Islam has been acclaimed as a religion of Usr, which means there are provisions to relieve hardship. In interpreting the Qur'an or hadith, Allah's intention (maqasid) is all-important and public interest must be catered for, if necessary by juristic preference (istihsan). In cases of absolute necessity strict Islamic laws (azima) can be overcome by concessions (rukhsa) to alleviate hardship. So, for example, while the Qur'anic verse: 'Do not take life, which Allah has made sacred except for just cause' (Q17:33 ) precludes abortions, Islam permits this if there is a danger to the mother's life (as verse Q6:145, above).
Moreover, Shari'ah provides flexibility: fatawa are categorised by the rule of fives (akham al-khamsa) ranging from wajib (obligatory) to forbidden (haram), both being mandatory with the three intermediate stages of recommended (mubah), permissible (mandub) and reprehensible (makruh), being left to the discretion of the individual.
The Shi'a constitute an integral part of the family of Islam. However, neither the message nor the spirit of Islam could prevent the cleavage within its fold, due to differences in theological doctrine, ideology and politics.
Divergences in interpretation of the Shari'ah:
'The interplay between the cutting edge of ART and dynamic changes in Islamic perspectives demonstrates considerable variation in the way in which Islamic scholars perceive what is and what is not permitted by Islam.'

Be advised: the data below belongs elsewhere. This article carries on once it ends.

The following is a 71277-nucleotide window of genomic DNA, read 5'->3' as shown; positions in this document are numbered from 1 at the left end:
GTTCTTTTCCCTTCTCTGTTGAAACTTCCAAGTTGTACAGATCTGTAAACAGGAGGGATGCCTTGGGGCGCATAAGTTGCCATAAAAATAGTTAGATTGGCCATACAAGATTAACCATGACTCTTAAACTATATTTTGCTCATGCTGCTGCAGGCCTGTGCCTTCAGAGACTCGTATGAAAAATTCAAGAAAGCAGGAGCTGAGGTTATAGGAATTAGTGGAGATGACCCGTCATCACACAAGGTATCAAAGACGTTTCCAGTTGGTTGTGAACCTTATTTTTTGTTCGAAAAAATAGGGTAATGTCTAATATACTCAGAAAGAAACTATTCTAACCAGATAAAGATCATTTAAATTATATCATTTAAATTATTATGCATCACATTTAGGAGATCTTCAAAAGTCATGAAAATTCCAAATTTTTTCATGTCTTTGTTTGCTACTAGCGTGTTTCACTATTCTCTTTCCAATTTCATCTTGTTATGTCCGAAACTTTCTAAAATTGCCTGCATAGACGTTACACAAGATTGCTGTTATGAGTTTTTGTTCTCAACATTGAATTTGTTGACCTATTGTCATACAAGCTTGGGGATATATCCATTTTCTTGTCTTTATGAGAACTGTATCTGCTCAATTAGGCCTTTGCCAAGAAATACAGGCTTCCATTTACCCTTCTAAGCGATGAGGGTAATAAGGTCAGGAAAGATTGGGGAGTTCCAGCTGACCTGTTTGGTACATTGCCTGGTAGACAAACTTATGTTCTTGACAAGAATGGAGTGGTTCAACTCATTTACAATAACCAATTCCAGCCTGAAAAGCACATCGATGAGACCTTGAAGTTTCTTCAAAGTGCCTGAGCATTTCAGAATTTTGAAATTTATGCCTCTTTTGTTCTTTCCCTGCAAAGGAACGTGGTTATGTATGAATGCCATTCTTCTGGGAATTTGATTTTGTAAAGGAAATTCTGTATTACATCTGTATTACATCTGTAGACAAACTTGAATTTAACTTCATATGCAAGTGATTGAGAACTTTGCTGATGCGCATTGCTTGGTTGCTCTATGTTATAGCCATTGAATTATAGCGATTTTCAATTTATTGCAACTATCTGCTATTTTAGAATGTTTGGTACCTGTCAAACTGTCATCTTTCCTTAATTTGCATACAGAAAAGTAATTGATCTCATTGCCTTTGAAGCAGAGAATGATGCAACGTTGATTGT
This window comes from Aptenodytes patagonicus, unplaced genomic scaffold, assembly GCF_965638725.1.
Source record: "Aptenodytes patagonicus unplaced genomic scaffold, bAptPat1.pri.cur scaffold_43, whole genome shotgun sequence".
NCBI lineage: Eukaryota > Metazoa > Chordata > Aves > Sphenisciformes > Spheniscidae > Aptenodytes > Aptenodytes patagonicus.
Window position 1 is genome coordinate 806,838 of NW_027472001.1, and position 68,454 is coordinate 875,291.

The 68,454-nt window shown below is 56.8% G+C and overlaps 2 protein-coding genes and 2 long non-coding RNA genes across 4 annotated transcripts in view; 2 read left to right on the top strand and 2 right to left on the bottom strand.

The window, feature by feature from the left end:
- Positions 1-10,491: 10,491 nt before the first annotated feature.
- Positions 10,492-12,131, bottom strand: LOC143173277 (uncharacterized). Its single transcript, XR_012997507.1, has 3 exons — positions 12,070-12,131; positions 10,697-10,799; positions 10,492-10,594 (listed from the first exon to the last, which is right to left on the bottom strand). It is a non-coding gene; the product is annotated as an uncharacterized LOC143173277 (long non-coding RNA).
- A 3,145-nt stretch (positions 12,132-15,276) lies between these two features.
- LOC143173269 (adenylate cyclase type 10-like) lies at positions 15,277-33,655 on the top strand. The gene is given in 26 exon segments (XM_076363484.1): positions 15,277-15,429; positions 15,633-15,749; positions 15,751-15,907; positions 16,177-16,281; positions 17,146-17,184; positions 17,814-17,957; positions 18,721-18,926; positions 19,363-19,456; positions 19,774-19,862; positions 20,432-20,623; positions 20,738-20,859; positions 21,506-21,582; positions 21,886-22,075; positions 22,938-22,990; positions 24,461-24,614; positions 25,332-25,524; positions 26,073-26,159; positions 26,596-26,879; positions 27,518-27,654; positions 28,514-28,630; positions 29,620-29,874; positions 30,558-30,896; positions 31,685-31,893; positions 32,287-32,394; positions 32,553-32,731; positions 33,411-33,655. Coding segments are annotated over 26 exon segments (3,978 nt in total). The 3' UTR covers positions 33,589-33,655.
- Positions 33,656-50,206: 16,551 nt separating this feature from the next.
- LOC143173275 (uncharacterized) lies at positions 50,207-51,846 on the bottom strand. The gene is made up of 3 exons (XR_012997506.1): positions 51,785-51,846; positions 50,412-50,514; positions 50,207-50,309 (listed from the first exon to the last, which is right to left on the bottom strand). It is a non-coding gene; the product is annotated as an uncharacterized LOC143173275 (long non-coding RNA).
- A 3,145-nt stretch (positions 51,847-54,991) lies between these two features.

Sheikh Jad al-Haq, Grand-Sheikh of Al-Azhar University, issued his historic fatwa in 1980 based on the Qur'anic verses listed above and served as the guide-post followed by all Muslims, till Ayatholla Khamenei's fatwa of 1999. The dramatic innovative declarations by the Shi'a Marjai' (eminent Shi'a jurists) and their unique perceptions of ijtihad, legitimising egg and embryo donation and surrogacy under the umbrella of flexible or temporary (mut'ah) 'marriage', has caused a paradigm shift.
Mut'ah originated as a pre-Islamic Arabian custom, designed to curb promiscuity and provide a veil of legitimacy for Man's excesses (3). The Shi'a claim of the validity of mut'ah, which rests on the interpretation of the words 'Famastanta tum bihi' (Q4:24), is refuted by the Sunni Muslims and is currently an exclusively Shi'a privilege (4). The polemics of this debate aside, what is the legitimacy of using mut'ah as an avenue to obtain third party assistance in ART to 'borrow' her egg, embryo or her womb? The answer lies, perhaps in the following statement from an illustrious contemporary Islamic scholar:
'...Shi'ism is not a heterodox sect and Sunnism and Shi'ism are both orthodox interpretations of the Islamic revelation and constitute two different perspectives of Islam' (5).
Less spectacular, nevertheless fascinating, is the interesting twist whereby, if the Sunnis wish to avail themselves of these liberal rulings of the Shi'a, they could theoretically go across the Sunni-Shi'a divide adopting the Shi'a Jafari school ruling, under the guise of takhayyur, meaning the use of a doctrine from a different legal school (6).
Even more dramatic, perhaps almost revolutionary, is Ayatholla Khamenei's fatwa of 2003, where he has extended his generous approvals to include extra-marital conception and sperm donation and the use of sperm after death! The Shi'a pragmatism and their innovative ijtihad to direct the new technologies towards diagnostic and therapeutic goals using the mut'ah avenue remain controversial.
The high incidence of infertility among Muslims and the predominance of male infertility need to be addressed. Fatawa on broader issues with global implications such as ARTs, must be determined only by collective ijtihad. Sunnis and Shi'a must address the current impasse across the Sunni-Shi'a divide to provide a clear, compassionate pathway for the unfortunate infertile Muslims.